Walking around the city she would have been familiar with the libraries such as Marshall’s on Milsom Street and Mr Barrett’s on Bond Street, which were operating in the early 1800s. Perhaps these were some small comfort to her during her stay here.

The death of her beloved father in 1805 would have certainly tainted Jane’s view of the city forever for it would always have that association. T­­­­he death of Reverend Austen left his widow, and his daughters, Jane and Cassandra, as unmarried women, in reduced financial circumstances which led to them having to climb down a rung or two on the housing ladder much to Mrs Austen’s, and probably her daughters’, chagrin.

When first arriving in the city, Mrs Austen was determined to “do everything in her power to avoid Trim Street” (mentioned in a letter from Jane to Cassandra, 1801), but alas by 1806 we find her and her daughters residing in said dreaded street, before they left Bath for good in the summer of 1806.

Whatever Jane thought of Bath, the city certainly celebrates her immortalisation of it in her novels.

If you wish to walk in the footsteps of Jane and her family and would like to decide for yourself how Jane may have viewed Bath, then here are a few key sites to explore:

  • St Swithun’s Church, where Austen’s parents married

    The Assembly Rooms – Known as the Upper Rooms in Jane’s time in the city, she attended a number of balls and tea dances here.

  • Sydney Gardens – The only remaining 18th century pleasure gardens in the country, and where Jane enjoyed breakfasts, concerts, fireworks and illuminations. She lived with her sister and mother nearby at number 4 Sydney Terrace.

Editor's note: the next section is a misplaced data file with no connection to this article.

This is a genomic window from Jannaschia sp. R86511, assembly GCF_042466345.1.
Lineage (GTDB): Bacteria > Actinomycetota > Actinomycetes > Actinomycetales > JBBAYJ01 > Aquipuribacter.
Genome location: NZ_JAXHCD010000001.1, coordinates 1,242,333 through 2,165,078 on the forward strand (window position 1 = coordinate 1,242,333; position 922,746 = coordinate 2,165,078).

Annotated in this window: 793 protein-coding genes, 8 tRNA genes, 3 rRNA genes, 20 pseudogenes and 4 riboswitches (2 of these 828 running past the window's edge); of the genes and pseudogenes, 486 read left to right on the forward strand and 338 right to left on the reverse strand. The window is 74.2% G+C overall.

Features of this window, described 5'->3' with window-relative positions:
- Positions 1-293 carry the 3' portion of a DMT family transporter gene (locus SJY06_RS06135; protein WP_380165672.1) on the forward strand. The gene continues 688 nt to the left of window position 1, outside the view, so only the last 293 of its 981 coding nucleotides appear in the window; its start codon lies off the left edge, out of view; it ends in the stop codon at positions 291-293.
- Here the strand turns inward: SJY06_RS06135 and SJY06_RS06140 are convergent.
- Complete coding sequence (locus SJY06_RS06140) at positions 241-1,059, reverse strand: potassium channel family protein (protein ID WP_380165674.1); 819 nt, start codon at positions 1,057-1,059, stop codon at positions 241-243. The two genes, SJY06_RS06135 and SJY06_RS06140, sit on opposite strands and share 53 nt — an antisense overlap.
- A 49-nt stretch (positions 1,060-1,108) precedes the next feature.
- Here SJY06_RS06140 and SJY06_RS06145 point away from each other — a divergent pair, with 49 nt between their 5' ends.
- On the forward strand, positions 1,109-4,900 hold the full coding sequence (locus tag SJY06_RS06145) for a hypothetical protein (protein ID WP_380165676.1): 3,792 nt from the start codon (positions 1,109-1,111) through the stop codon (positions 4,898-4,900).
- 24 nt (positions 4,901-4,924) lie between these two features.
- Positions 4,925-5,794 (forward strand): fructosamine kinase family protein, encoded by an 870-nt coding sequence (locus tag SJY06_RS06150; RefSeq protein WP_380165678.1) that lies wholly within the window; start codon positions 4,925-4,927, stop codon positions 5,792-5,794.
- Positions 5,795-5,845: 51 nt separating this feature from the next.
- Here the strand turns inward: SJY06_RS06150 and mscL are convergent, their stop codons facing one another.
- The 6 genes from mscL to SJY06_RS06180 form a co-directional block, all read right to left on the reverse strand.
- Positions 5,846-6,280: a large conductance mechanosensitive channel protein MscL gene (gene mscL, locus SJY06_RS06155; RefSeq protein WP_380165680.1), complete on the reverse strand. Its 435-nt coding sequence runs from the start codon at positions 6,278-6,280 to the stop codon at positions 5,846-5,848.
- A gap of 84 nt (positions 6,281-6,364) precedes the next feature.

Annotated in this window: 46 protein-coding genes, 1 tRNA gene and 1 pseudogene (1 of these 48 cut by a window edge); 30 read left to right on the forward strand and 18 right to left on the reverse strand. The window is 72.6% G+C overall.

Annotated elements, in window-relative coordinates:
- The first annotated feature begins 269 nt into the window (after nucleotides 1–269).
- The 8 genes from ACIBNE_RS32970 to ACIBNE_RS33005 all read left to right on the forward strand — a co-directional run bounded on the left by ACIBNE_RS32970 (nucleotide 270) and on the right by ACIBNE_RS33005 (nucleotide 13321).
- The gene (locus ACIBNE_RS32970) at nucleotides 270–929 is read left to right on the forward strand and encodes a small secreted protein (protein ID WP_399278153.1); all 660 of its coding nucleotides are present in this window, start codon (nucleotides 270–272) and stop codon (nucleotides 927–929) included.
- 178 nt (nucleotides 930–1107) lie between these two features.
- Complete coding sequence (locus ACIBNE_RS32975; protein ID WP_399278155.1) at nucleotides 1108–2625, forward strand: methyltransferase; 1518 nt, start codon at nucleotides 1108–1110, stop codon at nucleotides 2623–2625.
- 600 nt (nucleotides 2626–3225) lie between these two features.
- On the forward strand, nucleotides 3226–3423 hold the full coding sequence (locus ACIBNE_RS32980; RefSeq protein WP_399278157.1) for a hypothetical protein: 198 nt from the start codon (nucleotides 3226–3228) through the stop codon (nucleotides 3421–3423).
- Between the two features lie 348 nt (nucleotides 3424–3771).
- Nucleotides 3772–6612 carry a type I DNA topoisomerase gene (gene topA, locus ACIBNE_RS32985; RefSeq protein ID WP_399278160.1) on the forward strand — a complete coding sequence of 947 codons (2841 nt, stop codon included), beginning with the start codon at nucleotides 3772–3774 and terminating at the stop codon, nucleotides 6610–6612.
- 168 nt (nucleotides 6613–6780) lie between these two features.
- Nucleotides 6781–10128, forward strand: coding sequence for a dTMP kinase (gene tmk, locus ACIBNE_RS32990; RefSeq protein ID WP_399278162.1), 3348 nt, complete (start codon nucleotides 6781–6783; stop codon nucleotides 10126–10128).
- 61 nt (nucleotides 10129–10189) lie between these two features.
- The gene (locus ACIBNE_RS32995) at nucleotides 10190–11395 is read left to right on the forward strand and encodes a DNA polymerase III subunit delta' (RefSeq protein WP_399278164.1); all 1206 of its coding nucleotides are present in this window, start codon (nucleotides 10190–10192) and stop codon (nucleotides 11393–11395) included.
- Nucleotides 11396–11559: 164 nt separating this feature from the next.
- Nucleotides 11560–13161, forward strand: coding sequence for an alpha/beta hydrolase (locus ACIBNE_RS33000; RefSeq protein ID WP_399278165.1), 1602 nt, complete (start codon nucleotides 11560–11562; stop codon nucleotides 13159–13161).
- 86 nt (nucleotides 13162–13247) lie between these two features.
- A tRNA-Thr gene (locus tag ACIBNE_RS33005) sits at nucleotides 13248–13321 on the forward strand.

• Old Orchard Street Theatre – The original Theatre Royal opened in 1750 and closed in 1805 when the new Saw Close theatre opened. Jane would have come here to see performances and when she refers to the theatre in Bath in her works, this is where she would have been writing about.
  • Number 1, The Paragon – It was here that Jane’s aunt and uncle, the Leigh-Perrotts lived, and where she initially stayed when they first moved to Bath in 1801.
  • Crescent Fields, today part of the Royal Crescent and Royal Victoria Park – Jane writes about walking along the Crescent fields that lay below the Royal Crescent, which were landscaped into Victoria Park in 1830.
  • The Pump Room – The current Pump Room was completed in 1799 so for Jane this would have been a new building to enjoy. Her brother, Edward, would have visited here to partake of the waters, and possibly Jane would have as well.
  • St Swithun’s Church – Here, in the only surviving 18th century church in Bath, is where Jane’s parents were married in 1764, and where her father was buried in 1805. Reverend Austen’s gravestone lies in the churchyard near the Paragon side of the road.
  • Queen Square – Number 13 on the corner of Queen Square and Prince’s Street is where Jane, her brother Edward, and her mother stayed in 1799.
  • Gay Street – Number 25 is now a dental practice, but in 1805 it was the first move that Mrs Austen and her daughters made after the death of Reverend Austen. It would have been a busy thoroughfare between the upper and lower town.
  • Trim Street – This was the Austen family’s final location before their move from the city in 1806. Trim Street was one of the earliest streets built in what was considered to be the new city of Bath, but by the early 19th century it was considered an insalubrious location. The narrowness of the street remains unchanged from Jane’s time here.
Main image: Colourised version of a 1837 re-engraving of Austen / University of Texas